I Couldn’t Even Read the Whole Article
25 July 2009
A pile of work to do today, most of it on the computer; instead I baked cookies, sat outside staring at the grass, talked to the dog. Read a little (a book, not a screen). Can’t seem to get clear-headed or focused. Very tired, and blah.
Opened my email and gingerly clicked on a link from a friend to an article in the London Times about digital-info overload. Of course, I didn’t get through all of it. But here are highlights. Thanks, SKB — today, this is definitely me.
…the sense of mind-lag and unease that result from info-overload may be causing significant levels of anxiety and depression.
The concerns have been raised by two newly published studies which indicate that streaming digital news may now run faster than our ability to make moral judgments. Rapid info-bursts of stabbings, suffering, eco-threat and war are consumed on a “yes-blah” level but don’t make us indignant, compassionate or inspired. It seems that the quicker we know, the less we may care — and the less humane we become.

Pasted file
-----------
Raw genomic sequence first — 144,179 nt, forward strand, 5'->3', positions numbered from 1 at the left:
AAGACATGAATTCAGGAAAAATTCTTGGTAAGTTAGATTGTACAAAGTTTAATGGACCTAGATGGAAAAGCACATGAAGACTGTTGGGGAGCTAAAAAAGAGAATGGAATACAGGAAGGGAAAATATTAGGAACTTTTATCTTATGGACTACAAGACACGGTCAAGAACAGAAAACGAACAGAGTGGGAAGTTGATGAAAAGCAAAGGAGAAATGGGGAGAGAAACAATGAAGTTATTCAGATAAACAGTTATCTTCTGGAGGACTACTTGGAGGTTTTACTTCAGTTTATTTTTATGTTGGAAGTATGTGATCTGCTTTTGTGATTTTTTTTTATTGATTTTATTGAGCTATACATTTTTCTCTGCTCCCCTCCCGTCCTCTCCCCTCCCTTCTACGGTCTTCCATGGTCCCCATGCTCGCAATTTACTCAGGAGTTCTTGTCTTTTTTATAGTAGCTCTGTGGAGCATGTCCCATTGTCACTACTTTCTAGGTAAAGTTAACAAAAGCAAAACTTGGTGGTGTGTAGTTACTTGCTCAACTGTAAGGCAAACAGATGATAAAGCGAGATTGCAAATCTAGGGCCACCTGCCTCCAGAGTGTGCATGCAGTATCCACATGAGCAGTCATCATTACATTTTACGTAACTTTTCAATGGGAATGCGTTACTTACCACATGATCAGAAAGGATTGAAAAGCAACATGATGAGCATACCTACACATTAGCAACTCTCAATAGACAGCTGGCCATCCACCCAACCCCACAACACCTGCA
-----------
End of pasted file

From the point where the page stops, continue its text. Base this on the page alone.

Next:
One fear is that habitual rapid media-browsing can, ironically, block our ability to develop wisdom. Researchers at the University of California, San Diego, announced recently that they had compiled compelling evidence that even the universal traits of human wisdom — empathy, compassion, altruism, tolerance and emotional stability — are hard-wired into our brains. In Archives of General Psychiatry, Professor Dilip Jeste says that neurons associated with those attributes seem to be sited primarily in areas of the prefrontal cortex — the slower-acting, recently evolved regions of our brain that are bypassed when the world feels stressful and our primitive survival instincts grab the controls.